• learning writing is about building a framework that is transferrable across topics, courses, and situations.

The process of learning how to write was also discussed heavily. The skills a student learns in a writing class should be applicable to the other subject matters they decide to take. In this way, learning how to write is more about building a framework, and understanding of the skills and structures employed in strong writing and applying them across different academic situations.  In this light, more connections need to be made across disciplines both between instructors and in content to solidify student’s understanding of what is expected of them.

  • Writing is a subject not an activity.

Students often see writing as an activity, something they do in the process of learning other subjects. Writing students, however, understand that writing is a skill that can be learned just like any other subject they are studying. Successful learning in writing is measured through the application of skills learned continually through writing. In other words doing it. Another part of learning writing is realizing progress—understanding growth in writing—because it helps build a better understanding of good writing.

  • Reflection is crucial. in understanding your learning and writing, accepting struggle, the more you know the harder it becomes

Reflection is a crucial part in understanding your relationship with writing. A common misconception students have is this belief that you can grow as a writer to the point where it is no longer challenging. Linda Adler-Kassner dispels that notion explaining how it actually gets more difficult as you become an expert. The more you know, the more techniques, skills, and knowledge you can employ, the more complex the process becomes. This is important to recognize because it will change students’ understanding of the craft as a whole.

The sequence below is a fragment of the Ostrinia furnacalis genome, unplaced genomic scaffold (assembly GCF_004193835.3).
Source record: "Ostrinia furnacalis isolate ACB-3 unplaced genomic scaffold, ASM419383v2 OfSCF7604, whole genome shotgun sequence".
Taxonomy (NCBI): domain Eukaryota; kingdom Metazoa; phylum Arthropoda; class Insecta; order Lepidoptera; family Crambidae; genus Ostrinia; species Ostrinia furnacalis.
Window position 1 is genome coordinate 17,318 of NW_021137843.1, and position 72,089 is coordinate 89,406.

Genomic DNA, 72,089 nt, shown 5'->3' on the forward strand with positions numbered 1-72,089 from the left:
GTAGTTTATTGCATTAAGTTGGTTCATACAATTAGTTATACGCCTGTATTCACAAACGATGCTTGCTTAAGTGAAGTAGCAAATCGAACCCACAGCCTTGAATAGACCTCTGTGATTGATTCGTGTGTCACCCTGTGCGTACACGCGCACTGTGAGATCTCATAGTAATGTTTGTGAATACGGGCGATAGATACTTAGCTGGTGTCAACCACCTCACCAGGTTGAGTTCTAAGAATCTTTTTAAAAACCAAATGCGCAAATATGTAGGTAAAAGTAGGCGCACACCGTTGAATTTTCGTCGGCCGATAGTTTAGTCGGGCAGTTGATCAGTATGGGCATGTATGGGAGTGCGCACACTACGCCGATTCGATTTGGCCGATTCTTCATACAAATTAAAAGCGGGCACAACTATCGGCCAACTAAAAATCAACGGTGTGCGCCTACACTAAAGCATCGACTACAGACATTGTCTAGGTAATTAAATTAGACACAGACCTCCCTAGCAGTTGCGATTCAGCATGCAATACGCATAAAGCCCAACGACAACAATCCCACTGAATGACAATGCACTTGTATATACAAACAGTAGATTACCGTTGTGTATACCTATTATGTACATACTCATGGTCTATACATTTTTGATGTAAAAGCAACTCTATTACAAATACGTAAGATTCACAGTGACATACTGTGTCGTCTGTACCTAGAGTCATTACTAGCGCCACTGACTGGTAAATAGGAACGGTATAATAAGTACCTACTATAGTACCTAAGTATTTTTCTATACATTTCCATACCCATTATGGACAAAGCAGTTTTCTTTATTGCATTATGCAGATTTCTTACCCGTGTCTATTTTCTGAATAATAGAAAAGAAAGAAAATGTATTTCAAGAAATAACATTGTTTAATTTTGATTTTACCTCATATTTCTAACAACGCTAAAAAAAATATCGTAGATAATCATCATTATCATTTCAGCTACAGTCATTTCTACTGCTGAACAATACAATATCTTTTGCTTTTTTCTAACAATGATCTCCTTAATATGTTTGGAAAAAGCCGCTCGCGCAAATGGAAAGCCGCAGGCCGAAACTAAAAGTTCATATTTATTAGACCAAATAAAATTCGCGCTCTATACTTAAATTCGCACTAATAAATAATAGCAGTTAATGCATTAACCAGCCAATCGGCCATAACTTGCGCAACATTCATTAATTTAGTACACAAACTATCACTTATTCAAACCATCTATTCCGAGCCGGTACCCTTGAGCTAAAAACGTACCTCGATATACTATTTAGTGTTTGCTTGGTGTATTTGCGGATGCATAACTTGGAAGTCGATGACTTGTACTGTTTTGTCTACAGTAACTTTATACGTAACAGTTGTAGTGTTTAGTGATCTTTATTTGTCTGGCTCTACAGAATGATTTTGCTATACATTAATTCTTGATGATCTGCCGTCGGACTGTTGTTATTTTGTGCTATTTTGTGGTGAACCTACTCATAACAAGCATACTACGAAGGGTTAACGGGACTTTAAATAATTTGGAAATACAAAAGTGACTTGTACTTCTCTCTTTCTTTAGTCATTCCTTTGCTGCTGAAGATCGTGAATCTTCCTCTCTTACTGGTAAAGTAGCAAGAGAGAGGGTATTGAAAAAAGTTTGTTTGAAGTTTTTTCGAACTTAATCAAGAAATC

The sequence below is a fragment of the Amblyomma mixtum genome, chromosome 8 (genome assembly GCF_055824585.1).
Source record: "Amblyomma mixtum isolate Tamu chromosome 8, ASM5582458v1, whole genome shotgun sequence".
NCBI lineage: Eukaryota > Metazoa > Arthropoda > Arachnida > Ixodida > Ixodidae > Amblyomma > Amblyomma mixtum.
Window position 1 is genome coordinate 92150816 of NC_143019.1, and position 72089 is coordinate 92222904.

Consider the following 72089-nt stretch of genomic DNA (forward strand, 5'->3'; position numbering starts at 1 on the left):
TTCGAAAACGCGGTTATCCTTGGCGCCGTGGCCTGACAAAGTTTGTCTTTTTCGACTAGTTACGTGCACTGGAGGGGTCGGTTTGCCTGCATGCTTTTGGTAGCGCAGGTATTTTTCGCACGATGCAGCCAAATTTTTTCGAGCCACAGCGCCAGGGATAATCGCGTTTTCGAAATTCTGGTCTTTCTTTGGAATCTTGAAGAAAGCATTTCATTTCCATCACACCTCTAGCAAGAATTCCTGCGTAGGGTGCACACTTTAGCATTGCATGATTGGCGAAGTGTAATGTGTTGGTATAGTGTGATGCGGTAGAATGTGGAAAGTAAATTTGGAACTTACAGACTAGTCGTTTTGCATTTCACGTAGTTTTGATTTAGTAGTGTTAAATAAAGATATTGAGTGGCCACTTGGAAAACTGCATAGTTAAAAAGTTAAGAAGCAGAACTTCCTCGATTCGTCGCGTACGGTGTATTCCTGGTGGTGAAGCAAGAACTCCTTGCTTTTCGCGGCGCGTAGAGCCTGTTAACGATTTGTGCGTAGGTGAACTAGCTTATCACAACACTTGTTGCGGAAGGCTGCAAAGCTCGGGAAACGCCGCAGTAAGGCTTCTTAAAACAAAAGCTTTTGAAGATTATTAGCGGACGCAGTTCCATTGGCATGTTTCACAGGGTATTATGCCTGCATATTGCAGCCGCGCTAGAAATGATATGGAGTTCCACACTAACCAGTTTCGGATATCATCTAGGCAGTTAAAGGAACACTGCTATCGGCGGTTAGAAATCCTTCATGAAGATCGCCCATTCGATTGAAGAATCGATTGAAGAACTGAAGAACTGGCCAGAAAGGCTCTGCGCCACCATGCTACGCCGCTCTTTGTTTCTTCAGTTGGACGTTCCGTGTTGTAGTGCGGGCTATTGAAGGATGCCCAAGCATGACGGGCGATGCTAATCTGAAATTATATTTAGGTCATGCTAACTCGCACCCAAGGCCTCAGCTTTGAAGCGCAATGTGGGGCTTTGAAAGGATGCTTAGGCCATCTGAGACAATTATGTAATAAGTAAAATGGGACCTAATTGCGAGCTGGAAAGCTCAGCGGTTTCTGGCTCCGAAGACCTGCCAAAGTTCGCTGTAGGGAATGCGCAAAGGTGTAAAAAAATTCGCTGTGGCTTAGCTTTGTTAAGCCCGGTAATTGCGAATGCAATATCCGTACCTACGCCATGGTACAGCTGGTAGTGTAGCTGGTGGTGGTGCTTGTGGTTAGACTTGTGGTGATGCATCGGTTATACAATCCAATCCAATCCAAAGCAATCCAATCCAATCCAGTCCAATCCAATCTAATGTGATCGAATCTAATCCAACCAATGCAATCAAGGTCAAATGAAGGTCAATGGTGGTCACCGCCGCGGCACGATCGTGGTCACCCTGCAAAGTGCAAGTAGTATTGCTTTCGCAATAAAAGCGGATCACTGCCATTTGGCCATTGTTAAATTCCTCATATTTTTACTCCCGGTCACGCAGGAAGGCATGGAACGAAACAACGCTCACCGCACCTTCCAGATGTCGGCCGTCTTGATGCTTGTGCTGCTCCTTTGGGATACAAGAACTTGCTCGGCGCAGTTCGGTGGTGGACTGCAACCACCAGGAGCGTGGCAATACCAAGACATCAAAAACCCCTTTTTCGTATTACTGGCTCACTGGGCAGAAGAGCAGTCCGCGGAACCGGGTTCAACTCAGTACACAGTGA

A Room of Your Own

I was very moved by Maria Cotera’s interview on Writer To Writer.  I was disappointed to have to miss the event in person, but am so glad I got to listen to the podcast.

There were many part’s of Maria’s story that I really learned from and enjoyed.  I loved the way she addressed the changing modes of writing, and that in response we must change the way we think about writing.  The hottest writing is happening online through modes like twitter and blogging.  It was helpful to hear how much she loved blogging, since we’ve been doing so much blogging recently.  She explained that it forces you to write for a large audience and to write often.  In addition, she emphasized the fact that in blogging, you’re not writing for an audience of specialists.  So, you can accept that you’re in a transitional process and let your fear of the public reading your writing fade.  This was important for me to hear.

My favorite part was Maria’s story of the first time she witnessed writing.  The image of a Chicana feminist woman taking her children to McDonalds to play on the play space while she wrote books by hand stuck with me long after listening to the podcast.  I found it remarkable that her mother wrote without gaining any fame or remuneration.  She was self published and created her own knowledge, believing in the importance of her voice and cause even without reassurance from anyone else.  Upon hearing her tell this story, I realized that I had never really thought about the first time I witnessed writing.  I wondered why this isn’t something we talk about more.  Surely, for all of us who love to write, that first exposure to writing left a mark on us and, perhaps without our knowledge, planted a seed that eventually grew into a passion for stringing together words into a piece of art.